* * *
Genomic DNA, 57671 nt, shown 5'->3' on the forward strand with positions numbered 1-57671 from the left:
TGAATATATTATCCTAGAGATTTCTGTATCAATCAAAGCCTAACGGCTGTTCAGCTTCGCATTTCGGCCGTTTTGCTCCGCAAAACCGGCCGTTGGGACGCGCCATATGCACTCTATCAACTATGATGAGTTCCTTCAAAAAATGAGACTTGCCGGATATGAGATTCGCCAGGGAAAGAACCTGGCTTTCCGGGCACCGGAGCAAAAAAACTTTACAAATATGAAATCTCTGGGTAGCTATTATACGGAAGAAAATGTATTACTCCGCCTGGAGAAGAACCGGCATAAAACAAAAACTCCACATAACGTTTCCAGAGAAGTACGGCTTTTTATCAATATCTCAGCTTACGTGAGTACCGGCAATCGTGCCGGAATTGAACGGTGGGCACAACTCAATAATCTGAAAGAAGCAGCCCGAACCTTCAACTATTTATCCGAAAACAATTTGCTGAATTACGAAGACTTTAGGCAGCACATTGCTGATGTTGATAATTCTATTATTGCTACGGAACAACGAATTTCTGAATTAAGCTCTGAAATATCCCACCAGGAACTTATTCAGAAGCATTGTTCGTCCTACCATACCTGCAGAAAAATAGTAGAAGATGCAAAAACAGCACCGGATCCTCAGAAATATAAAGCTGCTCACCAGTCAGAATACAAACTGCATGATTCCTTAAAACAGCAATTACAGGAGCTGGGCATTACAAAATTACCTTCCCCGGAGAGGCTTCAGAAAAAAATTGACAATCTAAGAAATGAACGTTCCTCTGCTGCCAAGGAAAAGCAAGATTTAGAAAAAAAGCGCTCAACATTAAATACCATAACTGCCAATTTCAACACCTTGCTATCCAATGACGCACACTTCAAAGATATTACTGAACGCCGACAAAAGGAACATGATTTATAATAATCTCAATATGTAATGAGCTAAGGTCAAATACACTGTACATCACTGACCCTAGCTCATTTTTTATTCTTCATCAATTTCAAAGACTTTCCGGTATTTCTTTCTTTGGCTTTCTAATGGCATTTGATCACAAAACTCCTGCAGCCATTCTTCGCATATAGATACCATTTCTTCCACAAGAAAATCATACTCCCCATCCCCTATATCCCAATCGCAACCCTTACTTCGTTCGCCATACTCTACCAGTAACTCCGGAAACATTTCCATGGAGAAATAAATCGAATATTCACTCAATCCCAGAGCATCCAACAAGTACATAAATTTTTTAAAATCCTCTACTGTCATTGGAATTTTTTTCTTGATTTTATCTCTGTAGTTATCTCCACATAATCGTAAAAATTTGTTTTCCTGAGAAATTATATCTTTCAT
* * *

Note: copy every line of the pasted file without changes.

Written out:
Genomic DNA, 57671 nt, shown 5'->3' on the forward strand with positions numbered 1-57671 from the left:
TGAATATATTATCCTAGAGATTTCTGTATCAATCAAAGCCTAACGGCTGTTCAGCTTCGCATTTCGGCCGTTTTGCTCCGCAAAACCGGCCGTTGGGACGCGCCATATGCACTCTATCAACTATGATGAGTTCCTTCAAAAAATGAGACTTGCCGGATATGAGATTCGCCAGGGAAAGAACCTGGCTTTCCGGGCACCGGAGCAAAAAAACTTTACAAATATGAAATCTCTGGGTAGCTATTATACGGAAGAAAATGTATTACTCCGCCTGGAGAAGAACCGGCATAAAACAAAAACTCCACATAACGTTTCCAGAGAAGTACGGCTTTTTATCAATATCTCAGCTTACGTGAGTACCGGCAATCGTGCCGGAATTGAACGGTGGGCACAACTCAATAATCTGAAAGAAGCAGCCCGAACCTTCAACTATTTATCCGAAAACAATTTGCTGAATTACGAAGACTTTAGGCAGCACATTGCTGATGTTGATAATTCTATTATTGCTACGGAACAACGAATTTCTGAATTAAGCTCTGAAATATCCCACCAGGAACTTATTCAGAAGCATTGTTCGTCCTACCATACCTGCAGAAAAATAGTAGAAGATGCAAAAACAGCACCGGATCCTCAGAAATATAAAGCTGCTCACCAGTCAGAATACAAACTGCATGATTCCTTAAAACAGCAATTACAGGAGCTGGGCATTACAAAATTACCTTCCCCGGAGAGGCTTCAGAAAAAAATTGACAATCTAAGAAATGAACGTTCCTCTGCTGCCAAGGAAAAGCAAGATTTAGAAAAAAAGCGCTCAACATTAAATACCATAACTGCCAATTTCAACACCTTGCTATCCAATGACGCACACTTCAAAGATATTACTGAACGCCGACAAAAGGAACATGATTTATAATAATCTCAATATGTAATGAGCTAAGGTCAAATACACTGTACATCACTGACCCTAGCTCATTTTTTATTCTTCATCAATTTCAAAGACTTTCCGGTATTTCTTTCTTTGGCTTTCTAATGGCATTTGATCACAAAACTCCTGCAGCCATTCTTCGCATATAGATACCATTTCTTCCACAAGAAAATCATACTCCCCATCCCCTATATCCCAATCGCAACCCTTACTTCGTTCGCCATACTCTACCAGTAACTCCGGAAACATTTCCATGGAGAAATAAATCGAATATTCACTCAATCCCAGAGCATCCAACAAGTACATAAATTTTTTAAAATCCTCTACTGTCATTGGAATTTTTTTCTTGATTTTATCTCTGTAGTTATCTCCACATAATCGTAAAAATTTGTTTTCCTGAGAAATTATATCTTTCAT